first_img– customer says not responsible since meter is not in yardA woman was asked to pay $125,000 to the Guyana Water Inc (GWI) for allegedly tampering with her water meter, an accusation she has since denied, claiming that the possibility exists that animals could have broken same.The meter that was allegedly tampered withThe water service was disconnected from the Lot 83 Plantation Adelphi East Canje, Region Six (East Berbice-Corentyne) property on Wednesday last. This was after the meter reader observed that the meter was allegedly tampered with.Danlachmi Rikkhi called “Betty,” said she was not at home when the water was disconnected. According to her, a few days prior, the damaged meter was shown to her by the meter reader. As such, she went to the GWI office on Thursday where she was shown photographs of some tampered meter.“When I went to GWI, the girl calculated it and then told me that I have to pay $125,000. I told her that I will not be able to pay that money and that I am not even supposed to pay a reconnection fee because I don’t have an outstanding bill. She told me that if I am not satisfied, I could go to the Manager.”Danlachmi Rikkhi, called “Betty”, inspecting the meter that is outside her yardThe woman told Guyana Times that she visited the GWI office at Chesney Village where she met with a senior official who indicated that the pictures of the damaged meter revealed that it was hit with a blunt object.“He told me that the meter was tampered with. It is a hard case but I will have to pay.”The woman who had already paid $51,000 to the GWI between March and the December of this year said she should not be totally responsible since the water meter was moved from her yard and placed on the parapet.However, a source from the Guyana Water Inc noted that the water meters in the East Canje area were removed from within yards and placed on the parapets. This, the official explained, is to facilitate meter readers whenever they visit.Further, the official noted that if the meters are not read on a monthly basis, it will result in estimated bills being produced.According to GWI, there is a $75,000 cost for damage of property and a tampering fee of $30,000. There is also a reinstallation cost is $20,000.In light of this situation, the aggrieved customer has since reported the matter to the Public Utilities Commission (PUC) which has since engaged GWI on the issue. The woman is contending that since the meters are on the parapet, the possibility exists that animals can trample upon them on any given day.“People cow, horse come there in the day and in the night. One lady tell them that animals are in this place all the time but the Manager is telling me that animals cannot do that.”Meanwhile, GWI reiterated that the meter is the property of the company but it is the responsibility of the customers to protect it.last_img read more

Friendsof Charities Raising Money for Overseas Groups—Including Israeli Military Concerns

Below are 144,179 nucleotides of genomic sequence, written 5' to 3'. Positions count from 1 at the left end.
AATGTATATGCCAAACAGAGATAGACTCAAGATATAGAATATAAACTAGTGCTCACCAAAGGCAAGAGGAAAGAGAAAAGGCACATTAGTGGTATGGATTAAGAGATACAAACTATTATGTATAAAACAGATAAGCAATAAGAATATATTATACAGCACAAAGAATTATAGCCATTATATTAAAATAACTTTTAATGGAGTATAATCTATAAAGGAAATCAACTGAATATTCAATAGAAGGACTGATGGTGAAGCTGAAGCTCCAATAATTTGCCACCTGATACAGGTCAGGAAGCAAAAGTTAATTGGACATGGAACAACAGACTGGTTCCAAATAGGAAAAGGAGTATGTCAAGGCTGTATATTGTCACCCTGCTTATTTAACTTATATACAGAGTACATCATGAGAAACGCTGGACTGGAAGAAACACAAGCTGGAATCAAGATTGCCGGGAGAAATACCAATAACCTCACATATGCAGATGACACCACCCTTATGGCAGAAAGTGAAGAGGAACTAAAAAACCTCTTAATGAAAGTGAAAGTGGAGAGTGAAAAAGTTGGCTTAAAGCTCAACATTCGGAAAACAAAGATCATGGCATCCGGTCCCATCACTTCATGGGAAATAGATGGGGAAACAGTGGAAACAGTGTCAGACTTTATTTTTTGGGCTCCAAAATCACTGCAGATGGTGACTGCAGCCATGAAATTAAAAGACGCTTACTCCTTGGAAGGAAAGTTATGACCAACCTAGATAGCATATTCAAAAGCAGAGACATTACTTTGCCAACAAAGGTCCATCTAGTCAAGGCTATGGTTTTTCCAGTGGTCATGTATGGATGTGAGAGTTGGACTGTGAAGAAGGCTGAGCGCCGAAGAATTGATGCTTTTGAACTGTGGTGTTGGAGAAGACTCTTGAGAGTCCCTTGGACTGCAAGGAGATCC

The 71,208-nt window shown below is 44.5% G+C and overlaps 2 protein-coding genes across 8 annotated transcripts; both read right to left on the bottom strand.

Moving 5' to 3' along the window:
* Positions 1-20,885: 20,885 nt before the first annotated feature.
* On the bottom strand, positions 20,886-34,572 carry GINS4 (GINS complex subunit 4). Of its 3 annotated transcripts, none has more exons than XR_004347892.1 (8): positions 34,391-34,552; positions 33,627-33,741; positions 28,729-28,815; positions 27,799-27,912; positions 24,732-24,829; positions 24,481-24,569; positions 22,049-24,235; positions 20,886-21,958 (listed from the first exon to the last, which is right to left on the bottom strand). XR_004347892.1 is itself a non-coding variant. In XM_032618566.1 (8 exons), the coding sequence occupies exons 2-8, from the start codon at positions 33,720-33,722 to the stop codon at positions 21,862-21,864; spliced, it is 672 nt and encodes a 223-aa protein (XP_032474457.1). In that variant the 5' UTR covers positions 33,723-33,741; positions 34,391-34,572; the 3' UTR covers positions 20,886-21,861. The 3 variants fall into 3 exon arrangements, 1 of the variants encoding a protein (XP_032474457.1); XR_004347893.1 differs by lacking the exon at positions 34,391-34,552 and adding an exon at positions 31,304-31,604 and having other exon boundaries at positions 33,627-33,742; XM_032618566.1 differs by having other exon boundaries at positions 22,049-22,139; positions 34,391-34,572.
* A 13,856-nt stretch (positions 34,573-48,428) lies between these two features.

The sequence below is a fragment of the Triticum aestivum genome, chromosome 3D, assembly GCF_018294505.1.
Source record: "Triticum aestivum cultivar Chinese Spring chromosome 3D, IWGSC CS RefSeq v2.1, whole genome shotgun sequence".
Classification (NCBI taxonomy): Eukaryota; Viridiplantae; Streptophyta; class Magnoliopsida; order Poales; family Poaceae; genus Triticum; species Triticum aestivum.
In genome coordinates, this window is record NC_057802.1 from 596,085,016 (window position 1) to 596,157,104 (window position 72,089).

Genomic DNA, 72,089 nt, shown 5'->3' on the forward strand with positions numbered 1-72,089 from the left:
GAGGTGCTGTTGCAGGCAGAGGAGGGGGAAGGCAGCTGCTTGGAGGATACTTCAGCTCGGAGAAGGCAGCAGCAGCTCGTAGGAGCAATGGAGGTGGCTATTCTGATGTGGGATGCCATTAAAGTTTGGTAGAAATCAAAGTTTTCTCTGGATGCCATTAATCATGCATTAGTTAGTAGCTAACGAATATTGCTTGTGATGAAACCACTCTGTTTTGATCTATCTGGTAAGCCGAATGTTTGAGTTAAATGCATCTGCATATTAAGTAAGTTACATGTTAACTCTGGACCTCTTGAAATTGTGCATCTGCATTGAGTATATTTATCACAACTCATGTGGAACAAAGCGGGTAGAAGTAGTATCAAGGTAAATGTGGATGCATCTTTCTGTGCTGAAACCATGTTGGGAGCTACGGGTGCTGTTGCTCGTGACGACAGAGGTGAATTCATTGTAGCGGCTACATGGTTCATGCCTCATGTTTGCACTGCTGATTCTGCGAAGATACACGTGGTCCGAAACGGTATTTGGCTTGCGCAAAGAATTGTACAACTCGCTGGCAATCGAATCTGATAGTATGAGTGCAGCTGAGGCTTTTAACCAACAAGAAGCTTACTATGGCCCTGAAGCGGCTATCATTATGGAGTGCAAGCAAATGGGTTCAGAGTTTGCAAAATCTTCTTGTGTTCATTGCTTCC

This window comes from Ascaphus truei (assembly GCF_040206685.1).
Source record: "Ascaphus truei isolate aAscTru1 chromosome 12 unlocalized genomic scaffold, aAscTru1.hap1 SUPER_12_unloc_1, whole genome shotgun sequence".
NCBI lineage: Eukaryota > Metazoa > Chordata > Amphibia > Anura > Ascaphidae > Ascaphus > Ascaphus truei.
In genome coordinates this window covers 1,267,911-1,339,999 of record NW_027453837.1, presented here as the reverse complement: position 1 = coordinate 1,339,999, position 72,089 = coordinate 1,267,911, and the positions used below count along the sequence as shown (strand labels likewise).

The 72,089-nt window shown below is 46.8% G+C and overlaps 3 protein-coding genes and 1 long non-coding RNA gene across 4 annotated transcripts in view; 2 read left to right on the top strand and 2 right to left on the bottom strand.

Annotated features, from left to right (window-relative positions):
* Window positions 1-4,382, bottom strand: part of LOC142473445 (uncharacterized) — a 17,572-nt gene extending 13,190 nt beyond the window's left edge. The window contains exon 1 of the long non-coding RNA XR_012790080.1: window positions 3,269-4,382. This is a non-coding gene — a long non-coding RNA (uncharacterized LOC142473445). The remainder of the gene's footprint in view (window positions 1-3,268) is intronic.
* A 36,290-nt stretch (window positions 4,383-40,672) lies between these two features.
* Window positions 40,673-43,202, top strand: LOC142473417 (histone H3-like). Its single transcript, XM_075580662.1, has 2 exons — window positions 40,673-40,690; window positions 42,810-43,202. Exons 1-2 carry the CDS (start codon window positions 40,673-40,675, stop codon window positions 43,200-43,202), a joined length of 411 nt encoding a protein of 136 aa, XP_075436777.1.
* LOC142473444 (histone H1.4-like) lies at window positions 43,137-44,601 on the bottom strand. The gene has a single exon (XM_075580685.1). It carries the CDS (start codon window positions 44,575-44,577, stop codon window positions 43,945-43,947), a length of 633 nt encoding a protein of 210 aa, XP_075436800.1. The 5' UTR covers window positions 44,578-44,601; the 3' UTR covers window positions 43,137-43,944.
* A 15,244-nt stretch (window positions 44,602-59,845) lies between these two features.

first_imgShareTweetShareEmail0 SharesDecember 16, 2014; HaaretzIn the aftermath of the latest war between Israel and Gaza, and with indications that hostilities between Israel and Palestine may yet be renewed as the Palestinian Authority plans to take a bid for statehood and a timetable to get Israel out of the Occupied West Bank to the United Nations, there is a lot of attention in the U.S. to supporting Israel’s armed forces—notably, significant funding in the CRomnibus for the Israel Defense Forces and for the “Iron Dome” missile protection shield. However, assistance for the Israeli military doesn’t flow only from government sources, but also from charitable donors.Haaretz has an article describing some of the complexities of providing assistance to the IDF through charitable arms such as Yashar LaChayal (Hebrew for “straight to the soldier”), Gear Up Our Soldiers (using crowdfunding to raise money), and PizzaIDF (which sends pizza and holiday foods to soldiers on the front lines). A well-known supplier of aid to Israeli soldiers is Friends of Israel Defense Forces (FIDF), a registered U.S. 501(c)(3) for which donations by U.S. taxpayers are federally tax deductible.The FIDF and, apparently, many other charities that give to Israeli soldiers indicate that they don’t provide combat or tactical equipment, but they do provide material desired and appreciated by soldiers—for example, hats and neckwarmers for soldiers on Mount Hebron in the Golan Heights, supplied by Yashar LaChayal; ice and travel pillows for soldiers going into Gaza, also from Yashar; and from the FIDF, winter wear for soldiers. However, Gear Up for Our Soldiers has provided tactical gear, such as kneepads, combat gloves, and bulletproof vests.FIDF raised $67.8 million in contributions in 2012 and $61.7 million in 2011, ending 2012 with a fund balance of $87 million. Aside from donations made through community foundations or federated foundations like the Jewish Community Foundation of Los Angeles and the Boston Foundation, the top U.S. foundations providing grants to the FIDF in the past several years, as reported on the Foundation Directory Online, include the foundations of Las Vegas casino mogul Sheldon Adelson, the Circle of Service Foundation (a largely youth-oriented funder in the Chicago metropolitan area), the Mitzi & Warren Eisenberg Family Foundation (established by the co-founder of Bed Bath and Beyond), and the Klarman Family Foundation (founded by investor Seth Klarman). Some seven-figure grants, including $1 million in 2011 and $2 million in 2012, came from the Marcus Foundation (founded by Home Depot co-founder Bernie Marcus) and multiple though smallish grants came from the Pritzker Family Foundation, related to but not controlled by President Obama’s Secretary of Commerce. More seven-figure grants come courtesy of the Saban Family Foundation (established by Haim Saban, whose entertainment distribution firm was known for its “Power Rangers” franchise) and the Baltimore-based Harry and Jeanette Weinberg Foundation—and that’s but a few of the many foundations that have assisted FIDF.It is challenging to think about donating to the Israel Defense Force or Israeli charities that assist Israel in its military efforts, but the strategy of giving to 501(c)(3) public charities with the name “Friends” is a frequently pursued but not well understood mechanism in U.S. charity philanthropy. According to the Jewish Daily Forward, one out of every twenty dollars donated to a Jewish charity goes to a “friends of” group registered in the U.S. The Forward asserts that there are nine large Jewish “friends of”-type charities with administrative structures that include sizable salaries for their executives (for example, compensation in 2012-2013 of $723,000 for Marshall Levin, the executive vice president of the American Committee for Weizmann, almost double of his compensation the previous year).Interestingly, FIDF provides online access to its financial audits and gets a top rating from Charity Navigator. It isn’t clear, however, whether the IRS audits “friends of” organizations, prompting experts to suggest that it would be better to have foreign charities simply register with the IRS to receive donations directly rather than through “friends” groups. However, it might be questionable to think that the Israel Defense Forces or, in other cases, entities that provide combat or technical gear for military purposes, soliciting tax deductible donations. In any case, it is a complicated and controversial issue in U.S. charity and philanthropy.—Rick Cohen ShareTweetShareEmail0 Shareslast_img read more